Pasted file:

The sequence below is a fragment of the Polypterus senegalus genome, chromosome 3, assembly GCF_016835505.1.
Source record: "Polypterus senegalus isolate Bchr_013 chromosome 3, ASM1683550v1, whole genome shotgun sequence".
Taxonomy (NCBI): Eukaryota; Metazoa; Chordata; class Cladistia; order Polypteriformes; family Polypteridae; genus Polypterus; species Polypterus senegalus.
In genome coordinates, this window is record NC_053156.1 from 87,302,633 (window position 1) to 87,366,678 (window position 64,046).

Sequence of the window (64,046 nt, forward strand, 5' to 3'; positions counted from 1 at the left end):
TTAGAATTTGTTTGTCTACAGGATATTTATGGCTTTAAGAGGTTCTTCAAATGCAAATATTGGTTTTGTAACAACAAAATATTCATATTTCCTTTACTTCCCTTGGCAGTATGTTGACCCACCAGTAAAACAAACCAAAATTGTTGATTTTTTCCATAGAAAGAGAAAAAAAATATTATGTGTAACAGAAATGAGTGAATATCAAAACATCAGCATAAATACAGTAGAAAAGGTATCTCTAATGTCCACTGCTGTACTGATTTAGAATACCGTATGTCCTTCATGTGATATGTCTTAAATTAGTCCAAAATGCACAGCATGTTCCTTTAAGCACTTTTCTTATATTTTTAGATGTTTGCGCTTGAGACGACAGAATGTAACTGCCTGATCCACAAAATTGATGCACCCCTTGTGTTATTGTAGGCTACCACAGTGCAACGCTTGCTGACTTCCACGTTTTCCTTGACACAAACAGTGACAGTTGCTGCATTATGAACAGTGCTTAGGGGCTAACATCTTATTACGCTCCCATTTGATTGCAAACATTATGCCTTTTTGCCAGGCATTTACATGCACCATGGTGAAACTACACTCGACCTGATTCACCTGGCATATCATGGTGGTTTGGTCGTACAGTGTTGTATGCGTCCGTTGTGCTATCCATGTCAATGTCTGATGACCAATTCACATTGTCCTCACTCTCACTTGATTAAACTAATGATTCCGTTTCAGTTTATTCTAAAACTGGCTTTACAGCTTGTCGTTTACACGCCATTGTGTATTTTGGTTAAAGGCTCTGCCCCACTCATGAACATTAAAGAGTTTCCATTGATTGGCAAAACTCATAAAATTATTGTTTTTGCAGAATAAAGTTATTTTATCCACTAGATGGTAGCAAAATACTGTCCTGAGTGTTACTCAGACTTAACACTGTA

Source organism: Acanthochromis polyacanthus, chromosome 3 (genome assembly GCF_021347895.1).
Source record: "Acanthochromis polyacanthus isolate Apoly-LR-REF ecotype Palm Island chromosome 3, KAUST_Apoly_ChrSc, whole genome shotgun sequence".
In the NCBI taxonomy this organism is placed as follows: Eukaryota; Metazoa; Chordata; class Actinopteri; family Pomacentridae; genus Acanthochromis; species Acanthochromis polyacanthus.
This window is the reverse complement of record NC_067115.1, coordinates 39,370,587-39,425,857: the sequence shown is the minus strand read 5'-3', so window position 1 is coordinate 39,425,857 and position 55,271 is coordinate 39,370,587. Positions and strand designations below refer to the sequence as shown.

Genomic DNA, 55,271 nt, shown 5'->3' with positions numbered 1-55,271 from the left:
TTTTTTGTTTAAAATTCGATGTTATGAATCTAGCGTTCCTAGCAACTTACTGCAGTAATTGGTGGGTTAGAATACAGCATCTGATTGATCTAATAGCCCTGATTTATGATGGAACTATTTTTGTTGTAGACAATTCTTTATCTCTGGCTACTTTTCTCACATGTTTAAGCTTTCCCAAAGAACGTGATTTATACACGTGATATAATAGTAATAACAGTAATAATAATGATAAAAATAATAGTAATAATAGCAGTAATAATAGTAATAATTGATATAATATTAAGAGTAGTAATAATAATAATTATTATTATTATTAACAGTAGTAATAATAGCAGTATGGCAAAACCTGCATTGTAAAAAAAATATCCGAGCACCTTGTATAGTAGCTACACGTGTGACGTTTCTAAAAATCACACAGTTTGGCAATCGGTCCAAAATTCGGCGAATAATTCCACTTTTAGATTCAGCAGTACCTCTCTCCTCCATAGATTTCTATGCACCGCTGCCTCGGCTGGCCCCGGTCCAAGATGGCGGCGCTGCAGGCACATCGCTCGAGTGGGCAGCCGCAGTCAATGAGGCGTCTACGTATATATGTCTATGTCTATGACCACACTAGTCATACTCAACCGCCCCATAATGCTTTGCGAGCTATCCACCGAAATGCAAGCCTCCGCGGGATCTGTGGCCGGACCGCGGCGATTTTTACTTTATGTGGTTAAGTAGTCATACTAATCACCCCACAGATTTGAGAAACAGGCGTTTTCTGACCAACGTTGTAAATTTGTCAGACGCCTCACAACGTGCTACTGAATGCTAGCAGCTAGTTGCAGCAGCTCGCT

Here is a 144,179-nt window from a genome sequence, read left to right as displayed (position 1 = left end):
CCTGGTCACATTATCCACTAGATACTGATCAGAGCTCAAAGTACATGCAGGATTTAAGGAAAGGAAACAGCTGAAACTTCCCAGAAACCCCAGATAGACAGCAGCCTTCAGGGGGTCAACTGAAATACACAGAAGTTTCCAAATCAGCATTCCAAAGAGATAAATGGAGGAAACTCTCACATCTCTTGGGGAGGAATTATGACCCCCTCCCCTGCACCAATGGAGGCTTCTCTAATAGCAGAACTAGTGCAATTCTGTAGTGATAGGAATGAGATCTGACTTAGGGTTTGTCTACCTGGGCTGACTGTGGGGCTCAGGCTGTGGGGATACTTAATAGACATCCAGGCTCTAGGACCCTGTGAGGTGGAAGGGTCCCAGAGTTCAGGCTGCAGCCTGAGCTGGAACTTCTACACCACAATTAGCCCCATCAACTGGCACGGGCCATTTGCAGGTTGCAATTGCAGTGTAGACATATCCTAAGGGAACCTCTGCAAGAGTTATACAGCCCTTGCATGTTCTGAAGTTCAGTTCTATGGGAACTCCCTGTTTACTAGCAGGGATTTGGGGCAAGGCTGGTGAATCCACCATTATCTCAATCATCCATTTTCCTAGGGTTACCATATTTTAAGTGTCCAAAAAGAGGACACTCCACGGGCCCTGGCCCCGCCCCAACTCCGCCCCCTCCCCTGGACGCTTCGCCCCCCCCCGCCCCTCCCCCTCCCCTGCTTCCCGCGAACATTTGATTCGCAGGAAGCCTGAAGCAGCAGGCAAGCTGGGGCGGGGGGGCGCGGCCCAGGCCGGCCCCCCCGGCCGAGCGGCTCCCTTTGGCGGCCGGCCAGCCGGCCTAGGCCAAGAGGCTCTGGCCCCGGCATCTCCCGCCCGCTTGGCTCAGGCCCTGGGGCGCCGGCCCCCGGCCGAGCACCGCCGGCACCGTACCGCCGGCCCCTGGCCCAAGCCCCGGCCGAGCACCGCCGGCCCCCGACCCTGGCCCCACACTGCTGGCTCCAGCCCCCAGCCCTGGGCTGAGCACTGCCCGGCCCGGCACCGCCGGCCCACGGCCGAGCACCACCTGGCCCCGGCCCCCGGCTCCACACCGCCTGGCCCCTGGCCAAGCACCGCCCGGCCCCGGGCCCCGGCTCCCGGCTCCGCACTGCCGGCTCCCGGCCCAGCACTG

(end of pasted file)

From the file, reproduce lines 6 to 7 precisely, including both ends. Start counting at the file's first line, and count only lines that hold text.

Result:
TTAGAATTTGTTTGTCTACAGGATATTTATGGCTTTAAGAGGTTCTTCAAATGCAAATATTGGTTTTGTAACAACAAAATATTCATATTTCCTTTACTTCCCTTGGCAGTATGTTGACCCACCAGTAAAACAAACCAAAATTGTTGATTTTTTCCATAGAAAGAGAAAAAAAATATTATGTGTAACAGAAATGAGTGAATATCAAAACATCAGCATAAATACAGTAGAAAAGGTATCTCTAATGTCCACTGCTGTACTGATTTAGAATACCGTATGTCCTTCATGTGATATGTCTTAAATTAGTCCAAAATGCACAGCATGTTCCTTTAAGCACTTTTCTTATATTTTTAGATGTTTGCGCTTGAGACGACAGAATGTAACTGCCTGATCCACAAAATTGATGCACCCCTTGTGTTATTGTAGGCTACCACAGTGCAACGCTTGCTGACTTCCACGTTTTCCTTGACACAAACAGTGACAGTTGCTGCATTATGAACAGTGCTTAGGGGCTAACATCTTATTACGCTCCCATTTGATTGCAAACATTATGCCTTTTTGCCAGGCATTTACATGCACCATGGTGAAACTACACTCGACCTGATTCACCTGGCATATCATGGTGGTTTGGTCGTACAGTGTTGTATGCGTCCGTTGTGCTATCCATGTCAATGTCTGATGACCAATTCACATTGTCCTCACTCTCACTTGATTAAACTAATGATTCCGTTTCAGTTTATTCTAAAACTGGCTTTACAGCTTGTCGTTTACACGCCATTGTGTATTTTGGTTAAAGGCTCTGCCCCACTCATGAACATTAAAGAGTTTCCATTGATTGGCAAAACTCATAAAATTATTGTTTTTGCAGAATAAAGTTATTTTATCCACTAGATGGTAGCAAAATACTGTCCTGAGTGTTACTCAGACTTAACACTGTA

Source organism: Acanthochromis polyacanthus, chromosome 3 (genome assembly GCF_021347895.1).